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I realized ten minutes into the trip--once the traffic lights grew sparse and the feeling of being "out there", away from the hubbub of familiar surroundings, settled in--I needed this drive, appropriately timed right when my year is coming to such a definitive close. I also realized just how much I love having my birthday at the very end of the year. For all the eye rolls and sympathetic "God, that must have sucked," I've received upon telling my birth date, I can tell you, an end-of-the-year birthday ain't that bad. In fact, I smiled when I woke up early this morning to find a text from my friend in the hospital: "Our little angel was born at 3:21 a.m. 7 lb 5 oz. Perfect and bald!" it said. This sweet little sister shares my birthday, and I can't wait to tell her all about December 29th, the end of a year in more ways than one. That's like two conclusions in one book. Reflection squared.

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Now that Christmas music has been properly disposed of (R.I.P., dear Bing--we'll reunite next year), my drive last night consisted of different tunes. Loud ones. Motivating ones. Anthems that had me slapping the steering wheel and twisting the rear view mirror just long enough so I could face Thirty-two at the end of its glory and bid it goodbye with a ceremonious application of red lipstick--Toast of New York, to be precise.

I've been reading old posts the last couple weeks--my way of rolling up everything I've learned this last year and storing it properly before the new "furniture" arrives. I read through everything I wrote the weeks after Nella was born, and I cried, humbled by my vulnerability then. As much as the time that's followed has been such an exponential slope of growth, I miss some of the brokenness that existed in such a raw emotional state. Don't get me wrong, I'm perfectly content not having some life-changing obstacle to face, thank you very much. But there is a part of me that recognizes the importance of being broken, of never knowing too much, of being so vulnerable that the possibility for transformation is breathtakingly real. I don't ever want to lose that--not at thirty-three, not at forty-three, not at eighty-three.

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From all of that--not just the last two years, but the important thirty before them as well--I've learned that every year brings more experiences, more layers, more character chiseling--a gradual metamorphosis into a better, brighter, wiser, more compassionate being. And that fact alone makes birthdays and new years thrilling. I whole-heartedly embrace Thirty-three today.

And, as traditional ceremonies go, I write a little ditty on my birthday of what I've learned this year.

With no further ado...

1. I learned I love In 'N Out burgers.

2. I finally learned, after years of messing with my hair and attempting blonde that turned into gold/orange/butt-ugly-bronze, my mom was right. Pick a color and stay. It's been three years now, and I can say with certainty...Hi, I'm a brunette. For good.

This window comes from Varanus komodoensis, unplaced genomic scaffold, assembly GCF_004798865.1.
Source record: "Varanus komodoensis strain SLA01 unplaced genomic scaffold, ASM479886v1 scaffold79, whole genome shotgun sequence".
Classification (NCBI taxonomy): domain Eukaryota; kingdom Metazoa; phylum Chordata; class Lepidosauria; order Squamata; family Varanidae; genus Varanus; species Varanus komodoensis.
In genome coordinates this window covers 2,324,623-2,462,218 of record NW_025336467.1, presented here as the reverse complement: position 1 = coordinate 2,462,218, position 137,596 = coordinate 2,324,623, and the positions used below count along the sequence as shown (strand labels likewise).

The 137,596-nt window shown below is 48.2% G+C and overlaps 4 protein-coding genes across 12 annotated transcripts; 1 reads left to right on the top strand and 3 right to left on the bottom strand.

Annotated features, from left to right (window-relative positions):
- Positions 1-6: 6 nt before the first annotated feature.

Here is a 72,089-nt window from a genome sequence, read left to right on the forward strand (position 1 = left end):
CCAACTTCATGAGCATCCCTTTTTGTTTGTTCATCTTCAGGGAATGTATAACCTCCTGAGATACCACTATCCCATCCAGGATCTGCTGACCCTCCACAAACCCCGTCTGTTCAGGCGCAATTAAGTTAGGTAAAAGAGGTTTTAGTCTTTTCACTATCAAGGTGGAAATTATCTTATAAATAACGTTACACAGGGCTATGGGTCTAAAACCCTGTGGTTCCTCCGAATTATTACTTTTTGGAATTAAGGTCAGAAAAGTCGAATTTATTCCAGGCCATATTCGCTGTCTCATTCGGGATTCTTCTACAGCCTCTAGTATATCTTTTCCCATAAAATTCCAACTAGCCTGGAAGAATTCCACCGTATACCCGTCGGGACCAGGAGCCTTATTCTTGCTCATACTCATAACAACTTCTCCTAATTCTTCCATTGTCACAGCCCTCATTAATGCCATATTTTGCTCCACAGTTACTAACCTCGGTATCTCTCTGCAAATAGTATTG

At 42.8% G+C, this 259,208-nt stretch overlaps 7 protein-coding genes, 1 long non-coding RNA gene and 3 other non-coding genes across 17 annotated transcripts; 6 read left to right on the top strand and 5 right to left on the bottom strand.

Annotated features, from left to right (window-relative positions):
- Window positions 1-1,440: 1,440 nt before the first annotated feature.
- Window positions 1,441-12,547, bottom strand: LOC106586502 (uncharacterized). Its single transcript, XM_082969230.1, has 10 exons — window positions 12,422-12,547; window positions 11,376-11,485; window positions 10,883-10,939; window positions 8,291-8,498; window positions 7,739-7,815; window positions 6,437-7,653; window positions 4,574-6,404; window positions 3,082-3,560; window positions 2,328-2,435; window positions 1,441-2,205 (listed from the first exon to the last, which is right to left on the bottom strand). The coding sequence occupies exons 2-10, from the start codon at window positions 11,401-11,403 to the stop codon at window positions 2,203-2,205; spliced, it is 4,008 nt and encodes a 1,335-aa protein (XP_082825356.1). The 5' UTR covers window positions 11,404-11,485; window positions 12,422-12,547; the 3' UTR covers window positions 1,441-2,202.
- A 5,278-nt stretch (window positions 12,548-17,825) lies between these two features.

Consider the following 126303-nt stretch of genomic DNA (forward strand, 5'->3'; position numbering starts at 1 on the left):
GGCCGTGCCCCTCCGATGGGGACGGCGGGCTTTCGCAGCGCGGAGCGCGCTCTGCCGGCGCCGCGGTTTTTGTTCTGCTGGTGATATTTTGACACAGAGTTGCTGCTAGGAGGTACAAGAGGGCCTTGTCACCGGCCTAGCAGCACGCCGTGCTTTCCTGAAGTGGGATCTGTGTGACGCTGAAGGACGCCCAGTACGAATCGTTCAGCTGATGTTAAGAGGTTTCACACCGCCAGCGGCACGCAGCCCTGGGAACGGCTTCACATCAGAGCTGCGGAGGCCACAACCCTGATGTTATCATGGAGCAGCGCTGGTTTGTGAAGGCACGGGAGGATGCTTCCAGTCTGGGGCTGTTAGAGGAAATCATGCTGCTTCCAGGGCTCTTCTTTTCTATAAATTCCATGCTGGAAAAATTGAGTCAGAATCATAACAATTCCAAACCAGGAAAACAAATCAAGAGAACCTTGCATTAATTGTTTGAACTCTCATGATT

3. I'm learning to stop apologizing and disclaiming things I say. It only weakens a statement.

4. There is nothing so time critical that you can't stop for ten minutes and play with your kids.

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5. You can never ever say "I love you" too much.

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6. I've learned not to push away uncomfortable feelings. Embrace them. Learn from them.

7. I like dressing up. It makes me happy. Skirts, cute heels, red lipstick, hats. It's art to me, and I do it because I like it. I used to make crap up like "I had an appointment" as if I had to have a reason to wear a cute blouse. You know what? Sometimes I wear them in my house. On Saturdays. When I have no place to go. Because it makes me happy.

8. Find things that make you happy. Do them.

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9. I like to travel. But I like coming home just as much.

10. I've learned a "spiritual guru" is a treasure. I have a few wise souls I run to when I need wisdom. They don't always tell me what I want to hear. And I love that.

11. It's okay to define the kind of mom you are as you go along. And it might look different than everyone else's definition.

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12. Keep learning. Push yourself. Ask questions. Read books. Google topics. Try something new. But not skateboarding because you'll fall and nearly break your neck.

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13. Family is everything. Family is everything. Family is everything.

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14. Friendships get better with age. Every year, I sink into friendships a little more comfortably. I love my friends. I need them.

15. Admit your faults and embrace them. Never give up on changing, and be patient with the time it takes.

16. I've learned there are so many ways to be grateful and to express it.

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17. I've learned to get Thai take-out as spicy as you want, you have to say "Thai hot hot hot hot hot." Five hots.

18. Music is a part of me. I breathe in quarter notes. Music changes my moods, inspires me, motivates me, speaks to me.

19. Cheap toys break. Quality toys are worth the splurge...you'll pass them on to grandkids someday.

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20. Birthdays are special. Celebrate them.

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I'd keep this list going, but I have a plane to catch. My in-laws surprised me for my birthday. I'm taking the girls to Michigan, and this weekend my family will be huddled up in a cottage in Northern Michigan, clinking glasses and catching up.

Be still my thirty-three year old heart.

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I'll pop in Friday for a happy new year.

Until then...